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6 Weird Cat Behaviors Decoded

Updated on September 10, 2012

Cats have various methods of communication, most or all of which can seem completely alien to us. Once we begin to understand more about our feline companions and their behavior, though, they suddenly seem far less strange. And as a bonus, we can enjoy their company and their quirks even more.



There are a number of explanations on why cats knead, which is also known as 'making biscuits'. One is that they are imitating a behavior from kittenhood when they kneaded on their mother's teat as they nursed; it is believed that the motion helps to stimulate the flow of milk through the nipples. Adult cats may find it comforting to knead as they remember their time with their mother. Another reason they may do this is to mark their territory. Because cats have scent glands on the pads at the bottoms of their paws, some of their scent is released onto the surface as they are kneading. This serves as a warning to unfamiliar cats to stay away.

Unspayed females will also knead right before going into heat as a way of letting males know of their readiness and ability to mate.



When a cat rubs against something, including you, she is marking her scent and claiming you (or the object in question) as her own. Cats have a number of scent glands all throughout their bodies, including between their toes, on their foreheads, on their temples, on their ears, on the corners of their mouths, on their flanks and rears, and along the length of their tails. These glands release different types of pheromones that send various signals; some are used to mark the cat's territory, while others signal comfort. Another well-known use of pheromones is to provide information on the animal's sexual status and receptiveness to potential mates.



When your cat rolls over, she could be asking for your attention or she may want to play. You will often find that she will do this when you are focusing on something else, such as while watching TV, browsing on your laptop, or even brushing your teeth; it is as if she is saying, "Stop what you're doing and look at me already!" Your cat may also be showing that she has complete trust in you, since by rolling over she is exposing a very vulnerable area to you: her belly. Moreover, cats roll over to mark their scents and during catnip intoxication.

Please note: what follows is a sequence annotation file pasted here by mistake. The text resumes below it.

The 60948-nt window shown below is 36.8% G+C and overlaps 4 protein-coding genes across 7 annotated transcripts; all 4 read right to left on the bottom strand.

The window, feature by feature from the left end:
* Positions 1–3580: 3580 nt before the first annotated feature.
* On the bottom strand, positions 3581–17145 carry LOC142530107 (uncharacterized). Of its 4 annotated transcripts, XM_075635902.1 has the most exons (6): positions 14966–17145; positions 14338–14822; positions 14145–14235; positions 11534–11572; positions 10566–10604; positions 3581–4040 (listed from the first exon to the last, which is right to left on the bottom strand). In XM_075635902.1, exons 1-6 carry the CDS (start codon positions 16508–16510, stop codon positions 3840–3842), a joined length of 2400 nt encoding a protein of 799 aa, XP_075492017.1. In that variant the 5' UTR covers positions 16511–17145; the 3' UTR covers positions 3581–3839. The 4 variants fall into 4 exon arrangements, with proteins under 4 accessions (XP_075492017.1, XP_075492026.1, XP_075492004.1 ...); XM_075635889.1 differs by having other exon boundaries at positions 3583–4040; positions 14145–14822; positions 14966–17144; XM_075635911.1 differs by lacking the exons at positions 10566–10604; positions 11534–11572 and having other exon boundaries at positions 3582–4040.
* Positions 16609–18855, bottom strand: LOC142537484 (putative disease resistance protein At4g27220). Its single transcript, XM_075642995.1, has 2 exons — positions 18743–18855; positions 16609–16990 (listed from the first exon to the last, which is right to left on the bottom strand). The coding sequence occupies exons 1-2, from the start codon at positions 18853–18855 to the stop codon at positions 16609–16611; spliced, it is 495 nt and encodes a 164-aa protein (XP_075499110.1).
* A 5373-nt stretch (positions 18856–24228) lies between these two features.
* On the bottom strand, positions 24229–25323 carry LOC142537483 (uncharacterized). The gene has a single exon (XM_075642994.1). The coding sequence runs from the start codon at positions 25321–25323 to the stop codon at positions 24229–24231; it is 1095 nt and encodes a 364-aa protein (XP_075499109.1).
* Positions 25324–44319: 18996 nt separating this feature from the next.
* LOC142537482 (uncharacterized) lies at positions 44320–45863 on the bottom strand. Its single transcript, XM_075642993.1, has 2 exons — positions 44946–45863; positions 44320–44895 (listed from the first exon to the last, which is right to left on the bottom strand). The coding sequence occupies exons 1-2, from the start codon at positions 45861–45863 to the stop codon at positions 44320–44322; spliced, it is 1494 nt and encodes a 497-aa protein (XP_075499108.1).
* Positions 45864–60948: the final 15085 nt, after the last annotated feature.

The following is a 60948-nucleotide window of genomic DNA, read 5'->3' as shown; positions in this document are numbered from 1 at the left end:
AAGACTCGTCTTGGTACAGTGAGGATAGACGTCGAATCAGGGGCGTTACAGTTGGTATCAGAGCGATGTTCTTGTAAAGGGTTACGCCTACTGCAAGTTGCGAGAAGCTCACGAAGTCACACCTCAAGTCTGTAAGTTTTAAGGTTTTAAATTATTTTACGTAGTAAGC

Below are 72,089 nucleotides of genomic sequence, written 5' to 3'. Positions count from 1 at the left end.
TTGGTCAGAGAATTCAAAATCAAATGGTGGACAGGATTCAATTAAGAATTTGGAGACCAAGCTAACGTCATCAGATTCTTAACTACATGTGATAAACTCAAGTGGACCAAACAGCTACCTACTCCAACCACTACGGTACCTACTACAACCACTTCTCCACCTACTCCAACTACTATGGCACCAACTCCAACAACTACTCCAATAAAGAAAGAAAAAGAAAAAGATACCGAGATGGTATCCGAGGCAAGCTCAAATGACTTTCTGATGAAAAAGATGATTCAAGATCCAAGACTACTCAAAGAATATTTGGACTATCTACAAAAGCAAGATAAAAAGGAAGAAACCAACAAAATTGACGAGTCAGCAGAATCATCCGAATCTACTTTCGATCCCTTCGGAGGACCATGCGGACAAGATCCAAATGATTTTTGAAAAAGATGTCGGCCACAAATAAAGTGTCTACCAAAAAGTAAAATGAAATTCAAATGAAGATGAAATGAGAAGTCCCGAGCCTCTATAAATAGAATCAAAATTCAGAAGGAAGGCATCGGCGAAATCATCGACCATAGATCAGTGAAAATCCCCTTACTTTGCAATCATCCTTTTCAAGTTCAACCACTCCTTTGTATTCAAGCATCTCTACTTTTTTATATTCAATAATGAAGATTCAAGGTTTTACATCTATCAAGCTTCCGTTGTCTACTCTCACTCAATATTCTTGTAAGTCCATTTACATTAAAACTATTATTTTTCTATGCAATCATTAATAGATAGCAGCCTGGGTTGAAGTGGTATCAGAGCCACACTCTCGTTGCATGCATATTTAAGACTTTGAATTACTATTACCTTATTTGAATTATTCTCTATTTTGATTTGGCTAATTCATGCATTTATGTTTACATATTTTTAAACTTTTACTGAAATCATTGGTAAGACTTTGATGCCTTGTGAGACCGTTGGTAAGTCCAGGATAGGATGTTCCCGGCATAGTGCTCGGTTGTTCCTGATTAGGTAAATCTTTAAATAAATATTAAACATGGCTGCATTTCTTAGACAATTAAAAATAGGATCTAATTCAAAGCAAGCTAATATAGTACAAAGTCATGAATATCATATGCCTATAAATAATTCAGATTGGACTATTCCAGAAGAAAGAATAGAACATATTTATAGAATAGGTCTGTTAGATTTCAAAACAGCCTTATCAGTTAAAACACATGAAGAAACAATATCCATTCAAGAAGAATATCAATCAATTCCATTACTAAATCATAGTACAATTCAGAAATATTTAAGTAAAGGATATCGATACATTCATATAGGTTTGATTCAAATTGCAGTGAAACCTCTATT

Also, keep in mind that unspayed females will constantly roll over and yowl when they are in heat.



When your cat looks at you with half-opened eyes and gives you a slow eye blink or a 'wink', she is giving you the kitty equivalent of a kiss. It is her way of showing you affection and that she feels comfortable around you. Winking is also a non-threatening form of communication when done toward other cats to show peace.

Next time you catch your cat gazing at you, very slowly close your eyes and then open them. Your kitty will probably return the 'kiss'.



You may notice your cat appearing to sneer with her mouth slightly open right after smelling something. This behavior is known as flehming, which means 'lip curl' in German. It occurs right after your cat has smelled something that intrigues her, such as the pheromones from another cat. The upper lip will curl back to allow the smell to enter into the Jacobson's organ, which is located on the roof of your cat's mouth. By opening her mouth a little, it allows the Jacobson's organ to open up the ducts to the nasal cavity, thereby enabling your cat to further take in the smell and evaluate it.



You may catch your cat attempting to bury her food by scratching over and over again on the ground by her bowl. This behavior could be instinctual; she could simply be burying her food so that she can save it for later. Another reason she may do this is to show that she doesn't think very highly of the meal that you have provided for her.

When your feline buries her feces in her littler box, she may be indicating that she feels subordinate to you. Subordinate cats in feral colonies will also cover up their feces, while the dominant cats will leave their 'business' exposed to mark their territory and to show their status. Dominant cats in multi-cat households tend to leave their waste uncovered as well.

© Jennzie on HubPages, 2012

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